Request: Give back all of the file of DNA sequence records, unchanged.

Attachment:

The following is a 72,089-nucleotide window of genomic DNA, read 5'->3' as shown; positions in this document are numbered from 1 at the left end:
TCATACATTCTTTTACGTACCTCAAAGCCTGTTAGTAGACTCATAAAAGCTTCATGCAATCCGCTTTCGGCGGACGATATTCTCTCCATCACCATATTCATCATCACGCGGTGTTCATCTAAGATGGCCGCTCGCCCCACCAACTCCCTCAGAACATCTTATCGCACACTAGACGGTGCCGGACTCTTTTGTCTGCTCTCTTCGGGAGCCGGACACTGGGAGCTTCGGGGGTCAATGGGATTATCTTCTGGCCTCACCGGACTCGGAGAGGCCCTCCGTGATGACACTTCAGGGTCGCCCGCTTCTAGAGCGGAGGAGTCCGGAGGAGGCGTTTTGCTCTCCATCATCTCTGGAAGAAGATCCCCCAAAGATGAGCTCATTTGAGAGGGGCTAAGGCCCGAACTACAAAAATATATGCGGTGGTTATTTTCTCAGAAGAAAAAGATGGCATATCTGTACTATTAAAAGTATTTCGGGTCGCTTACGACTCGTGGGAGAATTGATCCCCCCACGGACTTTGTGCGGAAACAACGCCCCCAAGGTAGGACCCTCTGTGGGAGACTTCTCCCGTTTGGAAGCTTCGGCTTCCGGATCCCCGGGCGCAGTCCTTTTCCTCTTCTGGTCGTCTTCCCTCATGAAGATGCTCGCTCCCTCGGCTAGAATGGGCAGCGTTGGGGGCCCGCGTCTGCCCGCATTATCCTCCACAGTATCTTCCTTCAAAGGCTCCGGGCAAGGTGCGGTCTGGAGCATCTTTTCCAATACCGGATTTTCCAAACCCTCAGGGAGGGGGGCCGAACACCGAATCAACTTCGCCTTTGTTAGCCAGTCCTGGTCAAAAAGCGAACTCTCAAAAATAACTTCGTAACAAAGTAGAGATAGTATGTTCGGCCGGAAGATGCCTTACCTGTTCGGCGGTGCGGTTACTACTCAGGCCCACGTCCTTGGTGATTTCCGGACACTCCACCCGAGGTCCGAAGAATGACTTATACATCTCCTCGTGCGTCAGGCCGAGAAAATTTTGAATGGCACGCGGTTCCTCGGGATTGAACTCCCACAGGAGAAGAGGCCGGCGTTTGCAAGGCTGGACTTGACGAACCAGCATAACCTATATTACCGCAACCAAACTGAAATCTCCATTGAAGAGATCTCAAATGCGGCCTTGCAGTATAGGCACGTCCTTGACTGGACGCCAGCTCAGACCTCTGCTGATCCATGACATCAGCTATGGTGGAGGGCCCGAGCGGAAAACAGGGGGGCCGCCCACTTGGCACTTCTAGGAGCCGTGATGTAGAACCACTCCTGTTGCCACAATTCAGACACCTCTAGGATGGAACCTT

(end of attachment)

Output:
The following is a 72,089-nucleotide window of genomic DNA, read 5'->3' as shown; positions in this document are numbered from 1 at the left end:
TCATACATTCTTTTACGTACCTCAAAGCCTGTTAGTAGACTCATAAAAGCTTCATGCAATCCGCTTTCGGCGGACGATATTCTCTCCATCACCATATTCATCATCACGCGGTGTTCATCTAAGATGGCCGCTCGCCCCACCAACTCCCTCAGAACATCTTATCGCACACTAGACGGTGCCGGACTCTTTTGTCTGCTCTCTTCGGGAGCCGGACACTGGGAGCTTCGGGGGTCAATGGGATTATCTTCTGGCCTCACCGGACTCGGAGAGGCCCTCCGTGATGACACTTCAGGGTCGCCCGCTTCTAGAGCGGAGGAGTCCGGAGGAGGCGTTTTGCTCTCCATCATCTCTGGAAGAAGATCCCCCAAAGATGAGCTCATTTGAGAGGGGCTAAGGCCCGAACTACAAAAATATATGCGGTGGTTATTTTCTCAGAAGAAAAAGATGGCATATCTGTACTATTAAAAGTATTTCGGGTCGCTTACGACTCGTGGGAGAATTGATCCCCCCACGGACTTTGTGCGGAAACAACGCCCCCAAGGTAGGACCCTCTGTGGGAGACTTCTCCCGTTTGGAAGCTTCGGCTTCCGGATCCCCGGGCGCAGTCCTTTTCCTCTTCTGGTCGTCTTCCCTCATGAAGATGCTCGCTCCCTCGGCTAGAATGGGCAGCGTTGGGGGCCCGCGTCTGCCCGCATTATCCTCCACAGTATCTTCCTTCAAAGGCTCCGGGCAAGGTGCGGTCTGGAGCATCTTTTCCAATACCGGATTTTCCAAACCCTCAGGGAGGGGGGCCGAACACCGAATCAACTTCGCCTTTGTTAGCCAGTCCTGGTCAAAAAGCGAACTCTCAAAAATAACTTCGTAACAAAGTAGAGATAGTATGTTCGGCCGGAAGATGCCTTACCTGTTCGGCGGTGCGGTTACTACTCAGGCCCACGTCCTTGGTGATTTCCGGACACTCCACCCGAGGTCCGAAGAATGACTTATACATCTCCTCGTGCGTCAGGCCGAGAAAATTTTGAATGGCACGCGGTTCCTCGGGATTGAACTCCCACAGGAGAAGAGGCCGGCGTTTGCAAGGCTGGACTTGACGAACCAGCATAACCTATATTACCGCAACCAAACTGAAATCTCCATTGAAGAGATCTCAAATGCGGCCTTGCAGTATAGGCACGTCCTTGACTGGACGCCAGCTCAGACCTCTGCTGATCCATGACATCAGCTATGGTGGAGGGCCCGAGCGGAAAACAGGGGGGCCGCCCACTTGGCACTTCTAGGAGCCGTGATGTAGAACCACTCCTGTTGCCACAATTCAGACACCTCTAGGATGGAACCTT